"""
    Add matrix2 into matrix1 at position xypos (x,y), in-place or in new matrix.
    Handles matrix2 going off edges of matrix1.
    """

    x, y = xypos
    h1, w1 = matrix1.shape
    h2, w2 = matrix2.shape

    # get slice ranges for matrix1
    x1min = max(0, x)
    y1min = max(0, y)
    x1max = max(min(x + w2, w1), 0)
    y1max = max(min(y + h2, h1), 0)

    # get slice ranges for matrix2
    x2min = max(0, -x)
    y2min = max(0, -y)
    x2max = min(-x + w1, w2)
    y2max = min(-y + h1, h2)

    if inPlace:
        # add matrix2 into matrix1, in place
        matrix1[y1min:y1max, x1min:x1max] += matrix2[y2min:y2max, x2min:x2max]
    else:
        # create and return a new matrix
        matrix1copy = matrix1.copy()        
        matrix1copy[y1min:y1max, x1min:x1max] += matrix2[y2min:y2max, x2min:x2max]
        return matrix1copy


def test_addAtPos():

    matrix1 = np.zeros((2,2))
    matrix2 = np.ones((2,2))

    test(addAtPos(matrix1, matrix2, ( 0, 0)), [[1,1],[1,1]])
    test(addAtPos(matrix1, matrix2, ( 2, 2)), [[0,0],[0,0]])
    test(addAtPos(matrix1, matrix2, (-1,-1)), [[1,0],[0,0]])
    test(addAtPos(matrix1, matrix2, ( 1,-1)), [[0,1],[0,0]])
    test(addAtPos(matrix1, matrix2, ( 1, 1)), [[0,0],[0,1]])
    test(addAtPos(matrix1, matrix2, (-1, 1)), [[0,0],[1,0]])


def test(actual, expected, message=''):
    "Compare actual and expected values and print OK or FAIL"
    passed = (actual == expected)
    if type(passed) == np.ndarray:
        passed = passed.all()
    actual = str(actual).replace('\n', '')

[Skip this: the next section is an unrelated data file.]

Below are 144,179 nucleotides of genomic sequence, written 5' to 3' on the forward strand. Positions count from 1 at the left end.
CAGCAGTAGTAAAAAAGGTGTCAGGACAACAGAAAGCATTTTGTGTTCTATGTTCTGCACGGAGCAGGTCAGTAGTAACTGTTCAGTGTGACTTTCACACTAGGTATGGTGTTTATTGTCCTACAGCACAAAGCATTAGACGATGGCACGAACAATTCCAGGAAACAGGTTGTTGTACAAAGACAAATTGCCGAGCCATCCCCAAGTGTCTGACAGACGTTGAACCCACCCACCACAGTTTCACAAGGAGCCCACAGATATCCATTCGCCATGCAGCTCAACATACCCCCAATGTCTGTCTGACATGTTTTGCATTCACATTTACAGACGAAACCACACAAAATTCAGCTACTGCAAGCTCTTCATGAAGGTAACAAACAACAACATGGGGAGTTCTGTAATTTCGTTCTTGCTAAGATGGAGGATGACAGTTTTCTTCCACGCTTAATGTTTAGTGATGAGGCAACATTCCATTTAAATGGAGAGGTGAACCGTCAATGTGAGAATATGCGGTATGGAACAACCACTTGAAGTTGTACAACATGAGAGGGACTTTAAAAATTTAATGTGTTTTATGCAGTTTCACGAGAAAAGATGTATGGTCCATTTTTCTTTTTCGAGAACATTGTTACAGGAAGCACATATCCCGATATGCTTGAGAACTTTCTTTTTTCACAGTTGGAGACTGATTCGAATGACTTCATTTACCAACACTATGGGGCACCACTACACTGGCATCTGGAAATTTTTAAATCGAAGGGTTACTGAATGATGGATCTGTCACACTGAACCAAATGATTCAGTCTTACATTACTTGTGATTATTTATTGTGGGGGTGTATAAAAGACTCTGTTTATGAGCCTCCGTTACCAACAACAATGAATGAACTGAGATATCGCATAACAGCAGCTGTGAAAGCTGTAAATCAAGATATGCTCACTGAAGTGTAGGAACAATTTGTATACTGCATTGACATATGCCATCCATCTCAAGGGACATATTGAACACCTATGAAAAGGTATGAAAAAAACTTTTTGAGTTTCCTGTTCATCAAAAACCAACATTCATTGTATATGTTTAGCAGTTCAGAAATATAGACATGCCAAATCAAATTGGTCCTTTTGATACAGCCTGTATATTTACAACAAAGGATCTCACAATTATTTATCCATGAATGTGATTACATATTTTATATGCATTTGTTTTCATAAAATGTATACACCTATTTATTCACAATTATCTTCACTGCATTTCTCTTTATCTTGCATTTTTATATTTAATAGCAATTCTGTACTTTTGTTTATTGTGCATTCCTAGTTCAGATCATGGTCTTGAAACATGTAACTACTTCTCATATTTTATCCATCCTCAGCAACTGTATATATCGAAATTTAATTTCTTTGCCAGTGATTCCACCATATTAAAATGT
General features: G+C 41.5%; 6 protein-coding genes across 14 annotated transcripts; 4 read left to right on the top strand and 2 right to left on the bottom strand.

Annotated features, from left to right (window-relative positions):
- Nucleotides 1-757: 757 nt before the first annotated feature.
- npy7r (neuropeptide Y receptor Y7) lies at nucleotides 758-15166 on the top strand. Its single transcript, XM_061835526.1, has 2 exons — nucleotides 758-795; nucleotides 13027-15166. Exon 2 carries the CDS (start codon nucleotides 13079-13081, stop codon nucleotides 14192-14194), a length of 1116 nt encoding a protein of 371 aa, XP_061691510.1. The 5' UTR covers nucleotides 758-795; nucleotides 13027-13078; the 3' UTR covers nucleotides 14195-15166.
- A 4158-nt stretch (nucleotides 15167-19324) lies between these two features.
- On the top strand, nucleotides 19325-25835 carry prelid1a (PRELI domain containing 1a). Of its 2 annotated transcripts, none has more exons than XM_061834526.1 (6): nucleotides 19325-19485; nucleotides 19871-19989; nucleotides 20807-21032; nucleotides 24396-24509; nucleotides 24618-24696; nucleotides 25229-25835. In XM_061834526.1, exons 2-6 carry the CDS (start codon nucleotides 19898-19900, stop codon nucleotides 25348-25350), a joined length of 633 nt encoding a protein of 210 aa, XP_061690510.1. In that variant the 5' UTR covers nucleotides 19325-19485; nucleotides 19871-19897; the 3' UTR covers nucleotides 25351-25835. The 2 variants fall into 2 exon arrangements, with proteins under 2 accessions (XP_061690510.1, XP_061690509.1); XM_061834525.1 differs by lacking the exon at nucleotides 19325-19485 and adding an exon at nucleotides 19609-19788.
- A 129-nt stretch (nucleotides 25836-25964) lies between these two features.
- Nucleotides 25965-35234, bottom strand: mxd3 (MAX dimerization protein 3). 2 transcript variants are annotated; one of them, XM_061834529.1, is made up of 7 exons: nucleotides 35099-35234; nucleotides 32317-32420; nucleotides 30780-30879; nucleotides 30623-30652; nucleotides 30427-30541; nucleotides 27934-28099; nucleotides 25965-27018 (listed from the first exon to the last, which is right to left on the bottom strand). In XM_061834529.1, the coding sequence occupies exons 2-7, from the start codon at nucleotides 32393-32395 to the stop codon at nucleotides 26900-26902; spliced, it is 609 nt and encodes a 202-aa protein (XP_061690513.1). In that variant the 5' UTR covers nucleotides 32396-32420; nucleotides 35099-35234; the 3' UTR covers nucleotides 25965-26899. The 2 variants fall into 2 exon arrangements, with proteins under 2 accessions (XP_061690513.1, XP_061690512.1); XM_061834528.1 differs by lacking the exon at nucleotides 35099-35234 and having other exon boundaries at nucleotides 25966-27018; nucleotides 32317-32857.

expected = str(expected).replace('\n', '')
    if passed:
        print('[OK]  ', message, actual)
    else:
        print('[FAIL]', message, actual, ' != expected value of', expected)


test_addAtPos()

Output:

[OK]    [[1. 1.] [1. 1.]]
[OK]    [[0. 0.] [0. 0.]]
[OK]    [[1. 0.] [0. 0.]]
[OK]    [[0. 1.] [0. 0.]]
[OK]    [[0. 0.] [0. 1.]]
[OK]    [[0. 0.] [1. 0.]]
2

This is great, and here's how to extend the addition to a 3D matrix by adding a few lines to jorgeca's code:

import numpy as np

#two 3d arrays, of different size.
b1 = np.zeros((5,5,5), dtype=np.int) # a 5x5x5 matrix of zeroes
b2 = np.ones((3,3,3), dtype=np.int)  # a 3x3x3 matrix of ones

pos_v, pos_h, pos_z = 2, 2, 2  # a 3d offset -> to plonk b2 in the corner of b1

v_range1 = slice(max(0, pos_v), max(min(pos_v + b2.shape[0], b1.shape[0]), 0))
h_range1 = slice(max(0, pos_h), max(min(pos_h + b2.shape[1], b1.shape[1]), 0))
z_range1 = slice(max(0, pos_z), max(min(pos_z + b2.shape[2], b1.shape[2]), 0))

v_range2 = slice(max(0, -pos_v), min(-pos_v + b1.shape[0], b2.shape[0]))
h_range2 = slice(max(0, -pos_h), min(-pos_h + b1.shape[1], b2.shape[1]))
z_range2 = slice(max(0, -pos_z), min(-pos_z + b1.shape[2], b2.shape[2]))

b1[v_range1, h_range1, z_range1] += b2[v_range2, h_range2, z_range2]

This might help someone who wants to do the same in 3d (like me).

1

I'm sure there is a fast NumPy way to do this, but there is a more efficient way to do it even in normal Python:

block_1 = [ [ 0, 0, 0, 0, 0],
            [ 0, 0, 0, 0, 0],
            [ 0, 0, 0, 0, 0],
            [ 0, 0, 0, 0, 0]]

block_2 = [ [ 1, 1, 1],
            [ 1, 1, 1],
            [ 1, 1, 1],
            [ 1, 1, 1]]

pos = (1, 1)

x, y = pos

# width of the rows in block_2
length = len(block_2[0])

# skip the first y rows
for row_1, row_2 in zip(block_1[y:], block_2):
    # set length elements offset by x to the sum.
    row_1[x:length + x] = map(sum, zip(row_2, row_1[x:length + x]))

print '\n'.join(' '.join(map(str, row)) for row in block_1)

"""
0 0 0 0 0
0 1 1 1 0
0 1 1 1 0
0 1 1 1 0
"""